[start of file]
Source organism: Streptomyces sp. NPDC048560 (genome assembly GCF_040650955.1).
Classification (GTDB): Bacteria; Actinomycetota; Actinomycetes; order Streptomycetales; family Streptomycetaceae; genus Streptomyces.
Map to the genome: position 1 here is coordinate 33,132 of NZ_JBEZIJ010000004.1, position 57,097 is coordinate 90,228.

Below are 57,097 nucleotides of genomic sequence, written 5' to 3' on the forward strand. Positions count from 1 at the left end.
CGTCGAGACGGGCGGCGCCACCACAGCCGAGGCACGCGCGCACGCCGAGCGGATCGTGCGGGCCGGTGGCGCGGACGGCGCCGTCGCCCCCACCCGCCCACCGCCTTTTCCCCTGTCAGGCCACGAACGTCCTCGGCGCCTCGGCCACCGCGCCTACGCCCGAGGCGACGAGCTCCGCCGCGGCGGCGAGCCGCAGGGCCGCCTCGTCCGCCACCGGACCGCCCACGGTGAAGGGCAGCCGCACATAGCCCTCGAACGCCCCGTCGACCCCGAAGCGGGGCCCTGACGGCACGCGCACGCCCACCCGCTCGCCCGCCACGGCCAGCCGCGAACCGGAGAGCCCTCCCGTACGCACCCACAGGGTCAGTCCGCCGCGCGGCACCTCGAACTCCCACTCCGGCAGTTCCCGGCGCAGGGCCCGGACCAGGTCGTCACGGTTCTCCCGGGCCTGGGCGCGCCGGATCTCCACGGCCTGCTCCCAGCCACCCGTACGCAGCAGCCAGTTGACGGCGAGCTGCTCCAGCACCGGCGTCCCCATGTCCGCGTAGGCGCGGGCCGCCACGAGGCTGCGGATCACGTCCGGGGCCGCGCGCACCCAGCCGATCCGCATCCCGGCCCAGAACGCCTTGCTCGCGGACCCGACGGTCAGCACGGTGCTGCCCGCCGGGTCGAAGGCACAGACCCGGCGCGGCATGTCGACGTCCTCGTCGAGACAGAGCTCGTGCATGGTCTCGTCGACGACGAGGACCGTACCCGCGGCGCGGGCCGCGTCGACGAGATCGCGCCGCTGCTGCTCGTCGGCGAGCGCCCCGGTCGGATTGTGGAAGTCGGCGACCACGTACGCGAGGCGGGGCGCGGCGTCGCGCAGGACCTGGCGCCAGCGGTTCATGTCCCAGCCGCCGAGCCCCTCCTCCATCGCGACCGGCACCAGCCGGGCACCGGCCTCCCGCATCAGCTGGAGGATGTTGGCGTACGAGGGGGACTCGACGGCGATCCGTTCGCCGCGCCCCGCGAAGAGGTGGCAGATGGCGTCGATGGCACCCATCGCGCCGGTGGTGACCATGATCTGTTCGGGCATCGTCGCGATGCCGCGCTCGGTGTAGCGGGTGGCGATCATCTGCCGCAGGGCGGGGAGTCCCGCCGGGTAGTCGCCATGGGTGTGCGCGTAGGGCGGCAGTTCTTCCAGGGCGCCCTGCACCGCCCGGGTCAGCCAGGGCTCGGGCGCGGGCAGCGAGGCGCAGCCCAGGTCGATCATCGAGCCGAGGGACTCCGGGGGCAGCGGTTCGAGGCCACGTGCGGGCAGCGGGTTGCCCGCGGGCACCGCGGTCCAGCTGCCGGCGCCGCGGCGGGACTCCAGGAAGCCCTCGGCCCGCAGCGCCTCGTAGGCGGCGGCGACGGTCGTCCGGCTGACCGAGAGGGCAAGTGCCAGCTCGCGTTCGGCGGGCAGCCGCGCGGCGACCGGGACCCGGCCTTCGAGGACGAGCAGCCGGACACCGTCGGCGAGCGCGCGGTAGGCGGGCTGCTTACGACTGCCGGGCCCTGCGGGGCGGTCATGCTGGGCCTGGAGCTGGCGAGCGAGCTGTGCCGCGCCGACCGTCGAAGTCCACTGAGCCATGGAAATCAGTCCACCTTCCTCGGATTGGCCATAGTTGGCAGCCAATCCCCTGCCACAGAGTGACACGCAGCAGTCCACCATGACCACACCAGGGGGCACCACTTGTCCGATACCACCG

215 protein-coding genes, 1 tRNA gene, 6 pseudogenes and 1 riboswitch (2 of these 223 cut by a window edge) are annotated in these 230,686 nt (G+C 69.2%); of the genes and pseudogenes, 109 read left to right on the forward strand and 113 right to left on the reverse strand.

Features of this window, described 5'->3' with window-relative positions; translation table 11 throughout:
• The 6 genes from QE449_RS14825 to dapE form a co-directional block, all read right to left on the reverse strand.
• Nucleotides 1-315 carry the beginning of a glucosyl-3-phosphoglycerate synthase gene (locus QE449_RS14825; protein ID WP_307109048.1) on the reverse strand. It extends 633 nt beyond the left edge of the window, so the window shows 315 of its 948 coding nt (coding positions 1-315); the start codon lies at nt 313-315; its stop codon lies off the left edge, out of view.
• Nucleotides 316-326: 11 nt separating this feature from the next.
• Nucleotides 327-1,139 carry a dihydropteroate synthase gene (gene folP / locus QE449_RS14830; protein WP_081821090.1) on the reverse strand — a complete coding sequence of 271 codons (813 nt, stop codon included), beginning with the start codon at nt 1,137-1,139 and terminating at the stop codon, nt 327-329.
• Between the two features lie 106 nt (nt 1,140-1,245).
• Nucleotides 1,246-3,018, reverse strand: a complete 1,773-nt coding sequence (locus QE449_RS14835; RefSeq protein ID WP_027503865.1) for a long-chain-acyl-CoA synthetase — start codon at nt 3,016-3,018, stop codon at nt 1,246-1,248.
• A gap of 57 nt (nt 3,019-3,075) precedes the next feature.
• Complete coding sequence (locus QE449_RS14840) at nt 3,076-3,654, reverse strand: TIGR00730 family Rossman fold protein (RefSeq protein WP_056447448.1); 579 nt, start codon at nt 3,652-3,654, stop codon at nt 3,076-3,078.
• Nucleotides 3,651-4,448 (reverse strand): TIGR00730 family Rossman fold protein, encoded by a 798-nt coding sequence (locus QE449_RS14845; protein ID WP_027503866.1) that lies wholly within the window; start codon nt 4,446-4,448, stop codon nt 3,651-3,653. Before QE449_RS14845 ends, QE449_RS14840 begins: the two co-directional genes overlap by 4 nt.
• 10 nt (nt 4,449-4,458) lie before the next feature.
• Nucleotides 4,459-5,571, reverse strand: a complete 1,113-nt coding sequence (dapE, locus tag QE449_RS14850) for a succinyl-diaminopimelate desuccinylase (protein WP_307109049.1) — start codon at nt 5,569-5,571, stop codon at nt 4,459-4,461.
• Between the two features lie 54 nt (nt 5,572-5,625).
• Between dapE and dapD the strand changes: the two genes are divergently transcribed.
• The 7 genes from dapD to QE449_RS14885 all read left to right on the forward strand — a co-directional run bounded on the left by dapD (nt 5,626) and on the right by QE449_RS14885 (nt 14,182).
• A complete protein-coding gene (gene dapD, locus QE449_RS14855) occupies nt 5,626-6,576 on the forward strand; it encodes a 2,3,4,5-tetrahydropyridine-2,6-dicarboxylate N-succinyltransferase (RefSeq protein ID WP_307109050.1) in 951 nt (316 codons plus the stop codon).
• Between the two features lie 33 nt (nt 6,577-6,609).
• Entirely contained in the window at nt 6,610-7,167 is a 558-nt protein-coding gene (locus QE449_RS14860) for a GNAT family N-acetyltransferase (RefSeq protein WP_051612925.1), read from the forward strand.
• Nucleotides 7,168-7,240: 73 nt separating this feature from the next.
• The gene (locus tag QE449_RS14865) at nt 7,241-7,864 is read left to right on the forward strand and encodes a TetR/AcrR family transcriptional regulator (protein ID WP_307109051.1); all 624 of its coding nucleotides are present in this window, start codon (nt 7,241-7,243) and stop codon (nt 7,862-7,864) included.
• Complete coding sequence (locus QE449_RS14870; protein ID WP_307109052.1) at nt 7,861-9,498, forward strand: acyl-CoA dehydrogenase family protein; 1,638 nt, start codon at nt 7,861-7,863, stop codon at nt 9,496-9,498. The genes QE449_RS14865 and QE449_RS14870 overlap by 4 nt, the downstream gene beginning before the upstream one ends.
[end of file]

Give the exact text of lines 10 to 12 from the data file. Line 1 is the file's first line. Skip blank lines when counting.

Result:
• Nucleotides 316-326: 11 nt separating this feature from the next.
• Nucleotides 327-1,139 carry a dihydropteroate synthase gene (gene folP / locus QE449_RS14830; protein WP_081821090.1) on the reverse strand — a complete coding sequence of 271 codons (813 nt, stop codon included), beginning with the start codon at nt 1,137-1,139 and terminating at the stop codon, nt 327-329.
• Between the two features lie 106 nt (nt 1,140-1,245).